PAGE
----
Increasingly, for many of our clients – and especially the younger members of their families who will benefit from their investments in the long run – meeting personal goals is not enough.

They are concerned about environmental and social impact issues, like climate change, gender equality, human rights, ethical supply chains and fair treatment of the workforce.

They don’t want to prop up businesses whose record in these areas falls short of acceptable standards. But they still want to take an evidence-based approach to capture the returns of the market and meet their goals.

Is that asking for the impossible?

Evidence-based investing changes when the evidence changes

As much as half the world’s fossil fuel assets could be worthless within 15 years as part of the global shift to green energy. And around 13.5% of the world’s publicly-listed C02 emitting companies is owned by BlackRock and Vanguard, the two biggest fund houses, the majority of whose assets are passively managed.

Capturing all the market obviously involves capturing the returns of some businesses whose values you may disagree with, such as fossil fuel companies.

That’s not the full story, though. Evidence-based investors don’t ignore evidence. But we also build portfolios to deliver in the long term, which implies buying assets that are going to perform well over 30 years or more.

But renewables have only been part of the market for a decade or so. So their impact on an evidence-based portfolio is more muted than it would be with an active approach.

But with every sector in every economy set to become greener in the next four decades, and renewables outperforming fossil fuels for more than ten years – which is straying into the territory of ‘long term’ by anyone’s reckoning – their weight in global indexes is only set to increase, along with the space they occupy in your portfolio.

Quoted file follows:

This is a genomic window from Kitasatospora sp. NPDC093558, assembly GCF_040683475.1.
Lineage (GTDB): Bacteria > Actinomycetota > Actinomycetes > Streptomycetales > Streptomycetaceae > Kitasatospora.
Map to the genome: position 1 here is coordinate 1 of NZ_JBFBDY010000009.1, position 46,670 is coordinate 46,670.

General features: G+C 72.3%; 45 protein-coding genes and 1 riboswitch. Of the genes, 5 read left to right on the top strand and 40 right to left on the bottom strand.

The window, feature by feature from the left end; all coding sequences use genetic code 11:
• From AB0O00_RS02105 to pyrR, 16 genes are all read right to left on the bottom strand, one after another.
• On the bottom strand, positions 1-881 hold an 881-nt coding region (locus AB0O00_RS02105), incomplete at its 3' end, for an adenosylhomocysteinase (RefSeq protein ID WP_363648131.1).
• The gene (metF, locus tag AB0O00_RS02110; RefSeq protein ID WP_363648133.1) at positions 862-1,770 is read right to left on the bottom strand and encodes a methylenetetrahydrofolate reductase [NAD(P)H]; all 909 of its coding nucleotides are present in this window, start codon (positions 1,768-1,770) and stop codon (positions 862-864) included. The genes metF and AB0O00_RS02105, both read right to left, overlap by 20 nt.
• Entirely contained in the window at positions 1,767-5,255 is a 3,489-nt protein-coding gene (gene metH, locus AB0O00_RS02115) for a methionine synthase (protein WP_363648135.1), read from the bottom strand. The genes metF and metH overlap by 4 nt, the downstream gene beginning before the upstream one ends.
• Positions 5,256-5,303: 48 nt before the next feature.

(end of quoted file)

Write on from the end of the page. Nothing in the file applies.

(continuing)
Having your cake and eating it

Can you invest consciously and passively? To a certain extent, yes.

The way we do it at Oak Four is to remain evidence-based – we’ll always use the data to build diversified portfolios that keep costs down. But for clients for whom sustainability is a key consideration, we use funds that tilt their investments towards companies that take Environmental, Social and Governance (ESG) factors into account, and away from companies that don’t.

You can go further, of course, and actively choose only companies who meet stringent ESG criteria – but at present, that would skew away from an evidence-based approach to investing.

The choice isn’t always as easy as it might seem. Some long-standing fossil fuel companies are amongst the biggest investors in renewable energy. BP, for example, is set to spend over $60 billion on renewables in the next 10 years. As an investor in BP, your money could accelerate that progress.